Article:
The Chairman of the Law Commission of India, former judge of the Supreme Court, Justice (retd.) B S Chauhan believes that the biggest legal challenge in holding simultaneous elections is the need for major constitutional amendments. He said he was still grappling with the vexed issue of the Tenth Schedule, containing the anti-defection law, which can’t be made redundant to give assemblies or Parliament a fixed full-term.
Speaking to The Indian Express, Justice Chauhan said the reference from Law Ministry to start working on points of law over a proposal for ‘simultaneous elections’ came to him “a few days ago”. But he emphasised that “we have been working on this as an academic exercise ever since Law Day on November 25, 2017, when the Prime Minister brought this up in his speech as the way forward.”
Chauhan said that “we have not gone into the desirability of the exercise… That would be for politicians and others to decide; we are just trying to sort out the legal aspects… About four constitutional amendments and then amendments to the RPA (Representation of the People Act) would be needed too.”
Justice Chauhan said holding simultaneous polls would cost a lot of money to the public exchequer and would be a huge exercise. Suggesting that it would need an overhaul of Election Commission, he said the number of EVMs required would be “three to four times of what we have” as results can only be counted after all the polls have been held.
The biggest hurdle, as per Justice Chauhan, however, are Constitutional amendments required, including dilution of the Tenth Schedule, which prevents members of the legislature from violating party whips. “In case of a hung house, when we propose that the leader of the House could be elected by diluting the idea of whips, the tenth schedule that ensures no defections would have to be diluted, so MPs and MLAs can choose the leader. This would have to be as a one-time exception. But the problem is, what about at times later for the passage of the Budget and other crucial bills? What should be done with the Tenth Schedule then?,” he asked.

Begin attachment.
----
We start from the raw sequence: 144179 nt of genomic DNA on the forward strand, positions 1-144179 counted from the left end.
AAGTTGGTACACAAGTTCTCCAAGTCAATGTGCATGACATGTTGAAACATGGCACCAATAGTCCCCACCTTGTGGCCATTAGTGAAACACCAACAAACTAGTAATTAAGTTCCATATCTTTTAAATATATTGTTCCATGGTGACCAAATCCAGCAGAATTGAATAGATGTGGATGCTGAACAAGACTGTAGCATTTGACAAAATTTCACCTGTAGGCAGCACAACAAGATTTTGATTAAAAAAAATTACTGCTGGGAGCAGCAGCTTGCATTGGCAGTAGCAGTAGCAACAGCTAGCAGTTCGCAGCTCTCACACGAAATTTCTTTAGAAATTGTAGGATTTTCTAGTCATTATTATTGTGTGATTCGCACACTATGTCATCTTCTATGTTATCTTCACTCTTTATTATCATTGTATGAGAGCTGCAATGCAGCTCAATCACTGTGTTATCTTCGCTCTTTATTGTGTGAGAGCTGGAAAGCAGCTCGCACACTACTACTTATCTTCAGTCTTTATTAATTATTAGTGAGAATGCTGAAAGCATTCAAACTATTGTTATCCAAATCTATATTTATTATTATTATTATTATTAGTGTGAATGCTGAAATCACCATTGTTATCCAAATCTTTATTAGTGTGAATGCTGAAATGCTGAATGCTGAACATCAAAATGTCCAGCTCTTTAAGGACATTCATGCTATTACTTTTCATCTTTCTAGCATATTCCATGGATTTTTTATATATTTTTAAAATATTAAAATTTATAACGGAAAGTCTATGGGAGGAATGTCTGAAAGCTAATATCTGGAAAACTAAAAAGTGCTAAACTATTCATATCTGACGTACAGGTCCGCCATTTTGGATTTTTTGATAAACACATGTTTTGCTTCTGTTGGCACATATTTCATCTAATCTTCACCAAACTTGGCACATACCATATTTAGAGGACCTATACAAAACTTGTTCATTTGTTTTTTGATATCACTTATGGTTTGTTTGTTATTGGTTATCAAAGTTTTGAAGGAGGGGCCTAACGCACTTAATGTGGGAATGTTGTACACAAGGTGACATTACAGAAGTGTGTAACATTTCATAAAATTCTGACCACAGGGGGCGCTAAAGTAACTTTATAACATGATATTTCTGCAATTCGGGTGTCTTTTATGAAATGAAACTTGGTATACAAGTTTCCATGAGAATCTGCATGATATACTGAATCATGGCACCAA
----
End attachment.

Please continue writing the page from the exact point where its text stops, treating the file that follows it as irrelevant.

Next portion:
The second major aspect flagged by Justice Chauhan is “constructive Confidence Motion, as in the case of Germany, where no-confidence motions must be accompanied by proposals for an alternative government. But this would need major changes in the law.”
With all these proposed changes looking at “stable governments” everywhere and elections only once in five years, does he believe the Constitution needs fundamental overhaul? Justice Chauhan replied, “I believe we have the best Constitution in the world that borrows from best practices everywhere. What it needs is proper execution… We don’t need to change it.”
Earlier this week, the Law Commission made public its draft working paper on options around simultaneous elections and has invited comments by May 8. Justice Chauhan’s term as Chairman of Law Commission ends in August. By then, he hopes to submit his final report on this question. “This will not be possible by 2019. But even if by 2040, the country should start thinking about it,” he argued.
Speaking on Uniform Civil Code, the other issue Law Commission had been looking at, Justice Chauhan said “now that triple talaq, nikah halala and polygamy are things the Supreme Court is seized of, we have stopped working on it. Also, the other hurdle for moving towards a Uniform Civil Code is Schedule VI, and large parts of the country where completely different laws prevail and Articles 370 (a to i) which make deciding on a Uniform Law very difficult… We now want to look at Christian and Parsi law for instance and Hindu law too, where lacunae are there on inheritance, marriage, adoption etc and suggest a few changes, to bring them in accordance with the Constitution.”